Day 113. Monday Morning Attempted Blues

Monday Morning Attempted Blues

I may have caught a hint of it today. Woke up feeling a bit out of sorts (in my best Austin Powers voice), but in my best Matthew Wilder voice, “Ain’t Nothing Gonna Break My Stride.”

Just from that paragraph alone, I don’t think I’m tired. Sounds more like I’m schizophrenic. Anybody see Sally Fields performance in Sybil. Saw it as a child and let’s just say Forrest Gump’s mom is to blame for Forrest’s learning disabilities.

What To do When You’ve Got the Blues

I’ve got a gameplan just in case the tired bug comes a knocking. Always pray and thank God for strength and favor in everything you do. Then after, live it. You’ve prayed it, now you must live it. So the gameplan is simple … follow the calendar and agenda for the day and with God’s help, we can choose to be joyful.

In fact, today I do not feel like running. But as we all know, feelings can be so fickle. I have friends that Instagram a picture of a Starbucks morning cap with the title “Life is good” or my personal favorite “It can’t get any better than this.” Then, literally 1 hour later, “I can’t stand my boss. SMH. Life sucks.” That type of emotional roller coaster isn’t healthy. I’m hoping we all realize this. Studies actually show that these up-and-down mental gymnastics can cause illness. “I feel sick to my stomach” is oftentimes the end result of a stressful situation. Why get sick over something that hasn’t happened yet?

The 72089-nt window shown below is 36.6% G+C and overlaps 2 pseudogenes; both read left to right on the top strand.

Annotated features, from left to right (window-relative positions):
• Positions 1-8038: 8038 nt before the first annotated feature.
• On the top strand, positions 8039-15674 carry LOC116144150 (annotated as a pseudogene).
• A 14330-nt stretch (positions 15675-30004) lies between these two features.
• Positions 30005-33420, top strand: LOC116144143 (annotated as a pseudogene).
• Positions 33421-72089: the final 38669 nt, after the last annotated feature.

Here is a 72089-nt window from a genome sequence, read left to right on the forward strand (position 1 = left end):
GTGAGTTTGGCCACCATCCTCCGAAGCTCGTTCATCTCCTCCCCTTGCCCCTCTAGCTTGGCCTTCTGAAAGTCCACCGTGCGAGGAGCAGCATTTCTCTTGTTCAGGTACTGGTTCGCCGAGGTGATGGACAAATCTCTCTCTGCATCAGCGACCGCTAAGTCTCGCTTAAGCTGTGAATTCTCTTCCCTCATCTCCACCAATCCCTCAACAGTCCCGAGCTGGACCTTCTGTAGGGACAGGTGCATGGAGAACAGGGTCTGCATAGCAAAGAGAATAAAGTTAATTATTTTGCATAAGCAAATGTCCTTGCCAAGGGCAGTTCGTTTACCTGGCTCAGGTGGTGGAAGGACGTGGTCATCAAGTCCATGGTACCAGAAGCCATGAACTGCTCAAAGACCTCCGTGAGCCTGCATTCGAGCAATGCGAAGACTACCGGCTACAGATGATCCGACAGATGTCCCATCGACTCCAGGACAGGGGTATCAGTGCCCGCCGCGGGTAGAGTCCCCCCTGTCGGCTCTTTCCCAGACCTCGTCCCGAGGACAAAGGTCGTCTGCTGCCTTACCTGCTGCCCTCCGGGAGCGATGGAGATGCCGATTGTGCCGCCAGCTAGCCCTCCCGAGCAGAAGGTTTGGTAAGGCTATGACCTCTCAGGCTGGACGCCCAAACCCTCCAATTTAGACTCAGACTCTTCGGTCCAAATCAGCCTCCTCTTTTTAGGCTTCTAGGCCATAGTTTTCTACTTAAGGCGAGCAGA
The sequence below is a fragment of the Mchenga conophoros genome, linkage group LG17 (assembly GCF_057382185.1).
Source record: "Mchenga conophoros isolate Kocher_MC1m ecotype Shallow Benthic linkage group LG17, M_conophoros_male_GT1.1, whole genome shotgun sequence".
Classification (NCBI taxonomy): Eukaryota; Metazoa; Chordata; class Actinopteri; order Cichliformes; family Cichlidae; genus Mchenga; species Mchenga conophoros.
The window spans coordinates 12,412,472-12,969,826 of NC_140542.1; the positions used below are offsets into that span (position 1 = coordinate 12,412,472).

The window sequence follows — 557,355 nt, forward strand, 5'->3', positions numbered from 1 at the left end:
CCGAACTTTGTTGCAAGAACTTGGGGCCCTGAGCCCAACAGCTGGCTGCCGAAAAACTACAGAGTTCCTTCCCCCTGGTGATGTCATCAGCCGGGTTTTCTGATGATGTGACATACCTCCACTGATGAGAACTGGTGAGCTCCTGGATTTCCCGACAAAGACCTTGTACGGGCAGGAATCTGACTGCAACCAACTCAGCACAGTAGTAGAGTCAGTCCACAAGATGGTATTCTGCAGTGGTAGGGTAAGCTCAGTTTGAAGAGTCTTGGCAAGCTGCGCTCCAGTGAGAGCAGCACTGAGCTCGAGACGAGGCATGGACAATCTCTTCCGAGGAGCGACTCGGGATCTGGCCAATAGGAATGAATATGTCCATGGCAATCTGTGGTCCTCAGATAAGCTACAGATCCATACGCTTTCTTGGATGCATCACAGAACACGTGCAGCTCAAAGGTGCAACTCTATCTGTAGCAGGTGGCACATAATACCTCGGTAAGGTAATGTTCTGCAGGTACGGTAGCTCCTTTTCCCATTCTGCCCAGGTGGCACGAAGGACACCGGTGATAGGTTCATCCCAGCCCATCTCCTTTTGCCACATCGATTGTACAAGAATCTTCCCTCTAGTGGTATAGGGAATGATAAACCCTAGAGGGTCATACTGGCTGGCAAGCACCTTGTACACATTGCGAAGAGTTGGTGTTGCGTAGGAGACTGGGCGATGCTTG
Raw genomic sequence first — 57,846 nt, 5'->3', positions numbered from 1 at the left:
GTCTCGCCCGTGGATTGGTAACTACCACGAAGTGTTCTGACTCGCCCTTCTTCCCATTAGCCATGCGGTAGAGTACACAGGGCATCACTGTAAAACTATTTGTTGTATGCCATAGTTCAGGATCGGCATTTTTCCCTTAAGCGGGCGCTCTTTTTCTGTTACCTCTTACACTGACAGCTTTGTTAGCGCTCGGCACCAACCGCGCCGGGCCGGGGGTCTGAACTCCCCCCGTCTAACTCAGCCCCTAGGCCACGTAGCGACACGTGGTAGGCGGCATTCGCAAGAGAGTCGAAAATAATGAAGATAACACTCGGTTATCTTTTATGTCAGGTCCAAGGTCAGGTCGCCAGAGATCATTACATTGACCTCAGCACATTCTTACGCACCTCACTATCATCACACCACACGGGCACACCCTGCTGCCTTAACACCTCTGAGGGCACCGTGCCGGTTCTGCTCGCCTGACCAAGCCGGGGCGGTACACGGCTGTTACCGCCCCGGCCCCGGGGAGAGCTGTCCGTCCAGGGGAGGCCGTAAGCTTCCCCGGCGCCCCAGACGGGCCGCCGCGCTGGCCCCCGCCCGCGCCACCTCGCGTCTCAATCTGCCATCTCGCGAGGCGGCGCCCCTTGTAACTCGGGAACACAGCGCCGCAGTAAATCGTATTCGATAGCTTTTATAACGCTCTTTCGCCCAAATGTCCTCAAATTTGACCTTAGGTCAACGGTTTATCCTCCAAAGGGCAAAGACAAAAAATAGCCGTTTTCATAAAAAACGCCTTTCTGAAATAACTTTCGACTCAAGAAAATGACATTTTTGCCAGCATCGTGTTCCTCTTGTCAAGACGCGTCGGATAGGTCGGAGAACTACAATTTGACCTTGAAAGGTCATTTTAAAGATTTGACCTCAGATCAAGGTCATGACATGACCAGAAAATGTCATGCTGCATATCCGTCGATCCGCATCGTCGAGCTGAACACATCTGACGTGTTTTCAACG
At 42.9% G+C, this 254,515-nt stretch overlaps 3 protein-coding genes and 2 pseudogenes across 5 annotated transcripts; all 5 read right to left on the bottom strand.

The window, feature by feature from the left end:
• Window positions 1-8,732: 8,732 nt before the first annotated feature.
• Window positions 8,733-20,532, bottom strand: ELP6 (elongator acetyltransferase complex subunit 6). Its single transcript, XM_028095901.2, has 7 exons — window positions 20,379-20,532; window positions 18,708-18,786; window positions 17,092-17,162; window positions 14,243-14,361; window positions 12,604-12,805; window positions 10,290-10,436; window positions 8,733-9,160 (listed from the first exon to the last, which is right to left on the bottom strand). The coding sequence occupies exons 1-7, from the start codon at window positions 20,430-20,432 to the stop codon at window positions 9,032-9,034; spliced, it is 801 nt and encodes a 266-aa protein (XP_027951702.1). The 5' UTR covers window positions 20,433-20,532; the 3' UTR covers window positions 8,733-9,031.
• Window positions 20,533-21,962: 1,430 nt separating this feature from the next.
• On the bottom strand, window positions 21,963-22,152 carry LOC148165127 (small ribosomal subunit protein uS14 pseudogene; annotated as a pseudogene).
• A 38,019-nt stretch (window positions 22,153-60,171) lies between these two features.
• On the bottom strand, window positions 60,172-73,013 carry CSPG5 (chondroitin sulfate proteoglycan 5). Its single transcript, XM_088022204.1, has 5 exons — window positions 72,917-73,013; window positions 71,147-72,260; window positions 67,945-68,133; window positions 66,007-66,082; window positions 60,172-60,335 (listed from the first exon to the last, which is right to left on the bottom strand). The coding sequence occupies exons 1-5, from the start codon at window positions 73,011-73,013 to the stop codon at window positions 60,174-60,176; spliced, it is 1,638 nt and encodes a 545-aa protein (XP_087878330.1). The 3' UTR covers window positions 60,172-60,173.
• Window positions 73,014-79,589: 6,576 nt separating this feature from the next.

I ran my scheduled 6+ miles. I wasn’t close to my average per mile pace, but for today, it was my best. And afterwards, I got to eat a grilled cheese sandwich. It’s called comfort food for a reason. In fact, the exercise made me have more energy and after I got home, I did an easy T25┬áset. One solution for the blues is to move!

Morning weight = 171.5. Post run and easy T25 weight = 171.

So why do we do it?

Better yet, why do we allow ourselves to fall into this trap?

The simple answer is that we don’t know any better. Our reaction to stress can be a learned behavior. Is this you? Did your parents constantly over-react to highly intense situations without taking time to first pray, say, and live it. You probably learned it from them.

What do we do from here on?

First and foremost, we must accept that worry and stress cannot change a thing. If you think differently, I’d love to hear your story. But in my life, worrying, stressing, and feeling bad about something has never made it go away. So I strive to do my best to choose to be thankful when the world tells me to worry. Final solution for the blues is to accept worry does nothing.

Life lesson #113 — Worry does not change your situation. Being thankful in the midst of a stressful situation is the key to excellence.

Monday, 09-30-2013

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